"There needs to be another story told, that of bravery in battle," Crossland said in an interview. "Those are heroes, the ones we need to hear about."

In the Iraq war, stories of heroic actions in battle get little exposure in the media. Even when they do, as in the case of the late Sgt. 1st Class Paul Ray Smith, the stories have a remarkably short staying power.

Smith is the only Iraq war soldier to win the country's highest award for military valor, the Medal of Honor. His valor came in 2003, in the early days of the war, when the battles were fought in more traditional combat.

According to the military, Smith's unit was building a jail holding pen at the Baghdad airport when it came under attack from an Iraqi Republican Guard unit. After a mortar struck one of the American armored vehicles, leaving three of Smith's men injured, the unit was pinned down. Smith jumped to the gunnery and grabbed a machine gun from his injured comrades.

Before being killed by enemy fire, Smith shot 20 to 50 Iraqi soldiers and saved as many as 100 of his comrades, according to the Pentagon.

It took the Pentagon two years to honor Smith. In 2005, he became the first GI since the Somalia conflict in 1993 to be awarded the Medal of Honor.

Honoring victims instead

Maybe the media fear glorifying violence, Crossland said.

"We have substituted being a victim for being a hero," he said. "That's far from the meaning of a war hero."

From early mythology, war has produced heroes, soldiers who sacrificed themselves in extraordinary ways to save others.

In recent years, though, the public definition of a hero has become much broader and, some argue, overused. On a wider cultural level, Americans refer to all sorts of people as heroes, no matter the depth of their valor.

"The whole hero phrase has been cheapened," said John Mueller, a political science professor at Ohio State University who has studied war and the military.

The Vietnam War signaled a major transformation in the nation's perception of heroism, according to several experts on American military history.

In an unpopular war, Hollywood painted the bleak picture of combat soldiers returning from Vietnam not as heroes but as outcasts. POWs, however, found a hero's welcome for sacrificing years of their lives as captives and surviving mental and physical torture.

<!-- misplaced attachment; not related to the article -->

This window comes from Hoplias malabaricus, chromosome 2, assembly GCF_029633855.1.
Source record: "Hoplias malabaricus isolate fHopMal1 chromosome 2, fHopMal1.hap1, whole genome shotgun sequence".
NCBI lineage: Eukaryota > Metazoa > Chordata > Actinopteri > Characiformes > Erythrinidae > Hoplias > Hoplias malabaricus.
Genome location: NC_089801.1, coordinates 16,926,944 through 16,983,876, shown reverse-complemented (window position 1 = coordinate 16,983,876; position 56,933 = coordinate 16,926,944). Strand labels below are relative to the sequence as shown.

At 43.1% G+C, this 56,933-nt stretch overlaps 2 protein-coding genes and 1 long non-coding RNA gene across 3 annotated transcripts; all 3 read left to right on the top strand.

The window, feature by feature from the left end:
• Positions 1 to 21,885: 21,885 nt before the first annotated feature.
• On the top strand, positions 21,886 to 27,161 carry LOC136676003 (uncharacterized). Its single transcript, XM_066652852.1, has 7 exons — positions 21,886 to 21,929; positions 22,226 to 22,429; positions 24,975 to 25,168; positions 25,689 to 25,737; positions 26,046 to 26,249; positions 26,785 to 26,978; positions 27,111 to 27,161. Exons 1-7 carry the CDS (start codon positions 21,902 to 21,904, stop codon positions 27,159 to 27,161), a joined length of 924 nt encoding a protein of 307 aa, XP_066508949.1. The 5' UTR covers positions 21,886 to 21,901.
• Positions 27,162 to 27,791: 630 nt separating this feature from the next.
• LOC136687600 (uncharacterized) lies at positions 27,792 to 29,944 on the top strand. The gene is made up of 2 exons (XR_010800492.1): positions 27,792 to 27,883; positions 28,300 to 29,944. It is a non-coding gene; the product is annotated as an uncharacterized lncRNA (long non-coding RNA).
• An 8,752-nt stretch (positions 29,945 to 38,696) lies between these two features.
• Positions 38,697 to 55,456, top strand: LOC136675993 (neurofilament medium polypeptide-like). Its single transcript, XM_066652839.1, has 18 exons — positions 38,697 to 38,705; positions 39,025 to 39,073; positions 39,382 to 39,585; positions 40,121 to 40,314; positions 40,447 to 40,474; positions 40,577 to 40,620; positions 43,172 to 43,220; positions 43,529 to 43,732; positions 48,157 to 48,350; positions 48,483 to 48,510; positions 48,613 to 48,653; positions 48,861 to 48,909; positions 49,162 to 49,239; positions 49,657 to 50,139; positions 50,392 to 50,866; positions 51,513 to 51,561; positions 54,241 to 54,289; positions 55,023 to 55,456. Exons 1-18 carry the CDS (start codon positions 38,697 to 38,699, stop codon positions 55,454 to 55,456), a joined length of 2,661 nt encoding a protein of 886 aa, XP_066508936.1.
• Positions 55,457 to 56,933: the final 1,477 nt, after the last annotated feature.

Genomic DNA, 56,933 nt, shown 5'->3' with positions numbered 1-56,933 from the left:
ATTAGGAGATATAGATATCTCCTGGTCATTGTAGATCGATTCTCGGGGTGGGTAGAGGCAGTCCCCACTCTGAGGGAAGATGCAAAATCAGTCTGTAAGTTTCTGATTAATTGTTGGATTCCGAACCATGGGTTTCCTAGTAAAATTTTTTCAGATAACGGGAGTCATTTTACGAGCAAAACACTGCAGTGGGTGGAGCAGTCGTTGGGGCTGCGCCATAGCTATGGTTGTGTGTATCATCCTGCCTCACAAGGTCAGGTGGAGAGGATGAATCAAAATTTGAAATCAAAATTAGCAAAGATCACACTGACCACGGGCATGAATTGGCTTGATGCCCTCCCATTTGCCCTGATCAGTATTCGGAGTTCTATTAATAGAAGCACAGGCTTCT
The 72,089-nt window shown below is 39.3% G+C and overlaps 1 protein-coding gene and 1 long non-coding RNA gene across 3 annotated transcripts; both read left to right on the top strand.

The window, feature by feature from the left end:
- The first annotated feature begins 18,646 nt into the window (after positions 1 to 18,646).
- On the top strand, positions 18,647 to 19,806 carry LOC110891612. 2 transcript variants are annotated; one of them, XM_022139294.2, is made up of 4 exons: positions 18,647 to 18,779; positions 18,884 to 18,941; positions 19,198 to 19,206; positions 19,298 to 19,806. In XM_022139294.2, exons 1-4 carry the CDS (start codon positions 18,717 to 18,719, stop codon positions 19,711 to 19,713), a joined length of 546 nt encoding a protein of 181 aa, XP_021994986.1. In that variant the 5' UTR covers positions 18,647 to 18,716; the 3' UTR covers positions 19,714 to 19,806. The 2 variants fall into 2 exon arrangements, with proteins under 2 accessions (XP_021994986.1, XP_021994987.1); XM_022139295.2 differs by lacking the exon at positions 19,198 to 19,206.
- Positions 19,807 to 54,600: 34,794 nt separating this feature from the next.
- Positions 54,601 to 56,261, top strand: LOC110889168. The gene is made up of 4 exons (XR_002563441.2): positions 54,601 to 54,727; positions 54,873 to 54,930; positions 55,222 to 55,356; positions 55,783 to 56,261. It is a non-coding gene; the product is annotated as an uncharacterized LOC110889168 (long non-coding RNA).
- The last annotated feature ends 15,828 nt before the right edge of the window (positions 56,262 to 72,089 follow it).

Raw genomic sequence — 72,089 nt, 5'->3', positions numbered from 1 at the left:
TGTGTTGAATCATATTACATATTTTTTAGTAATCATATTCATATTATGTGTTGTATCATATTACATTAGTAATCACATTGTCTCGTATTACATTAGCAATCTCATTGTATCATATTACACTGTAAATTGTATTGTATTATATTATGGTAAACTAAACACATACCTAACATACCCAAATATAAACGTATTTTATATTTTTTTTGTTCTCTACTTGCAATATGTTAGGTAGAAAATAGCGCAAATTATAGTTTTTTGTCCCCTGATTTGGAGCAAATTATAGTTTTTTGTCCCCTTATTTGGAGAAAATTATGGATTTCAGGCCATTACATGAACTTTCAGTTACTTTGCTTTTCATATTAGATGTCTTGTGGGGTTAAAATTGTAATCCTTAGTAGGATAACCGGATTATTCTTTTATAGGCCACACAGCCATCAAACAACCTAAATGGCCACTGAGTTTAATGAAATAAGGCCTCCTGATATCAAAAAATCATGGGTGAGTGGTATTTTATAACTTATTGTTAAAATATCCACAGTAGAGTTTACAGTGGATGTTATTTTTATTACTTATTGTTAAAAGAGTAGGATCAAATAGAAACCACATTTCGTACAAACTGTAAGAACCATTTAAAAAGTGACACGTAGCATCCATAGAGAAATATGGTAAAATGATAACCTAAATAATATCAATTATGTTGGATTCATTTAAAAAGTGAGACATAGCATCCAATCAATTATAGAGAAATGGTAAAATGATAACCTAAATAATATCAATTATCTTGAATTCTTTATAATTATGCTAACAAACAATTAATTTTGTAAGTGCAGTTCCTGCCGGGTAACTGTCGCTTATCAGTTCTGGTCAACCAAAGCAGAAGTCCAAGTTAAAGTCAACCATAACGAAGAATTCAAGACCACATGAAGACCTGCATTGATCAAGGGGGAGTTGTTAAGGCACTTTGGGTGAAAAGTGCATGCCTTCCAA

"It's not for what they did on the battlefield," Mueller said of the POWs. "It's for what they endured."

In the Iraq war, families and those honoring American dead often cast them in a heroic light no matter how they died--even if it was sitting in a Humvee that was felled by a roadside bomb.

"Of course they are heroes," said Tony Cutrano, leader of a Chicago-area group of motorcyclists who have erected a memorial wall in central Illinois naming the U.S. dead in Iraq. "They went over there and gave their lives for our freedom. What can be more heroic?"

`This is a brave generation'

Hundreds of other personnel also have performed brave acts, according to the military. "There are a ton of heroes out there," said Marine spokesman Brig. Gen. Robert Milstead, who returned recently from a second tour of duty in Iraq. "They make my eyes water. This is a brave generation."

While military spokesmen offered contradictory views of how well the Pentagon is publicizing its heroes, they agreed that many Americans would rather ignore the war--even the hero stories.

"Americans don't believe we are at war," Milstead said. "Given that mind-set, it's difficult to give fidelity to heroes."

Among support-the-troops groups, a following has developed in cyberspace for American military exploits.

Chicagoan and former military intelligence officer Matthew Currier Burden started such a Web site and also has compiled stories from military personnel in a book titled "The Blog of War." In it, frontline dispatches provide unfiltered details of bravery, he said.

Burden also does a weekly talk show on a Boston radio station with a segment called "Someone You Should Know" that tells stories of war.

"I could tell a story a night and never run out of material," Burden said. "Unfortunately, many of these don't turn out with happy endings, and I think that can be a turnoff for the American public.

"It doesn't make them any less inspiring though."
_________________________________________________________________

etorriero@tribune.com
 

PurduePara203

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Thanks for the articles guys, very informative. I'm actually writing a paper along these lines for a history/current affairs class I'm taking. These guys (and in some cases, gals) deserve every bit of recognition they get.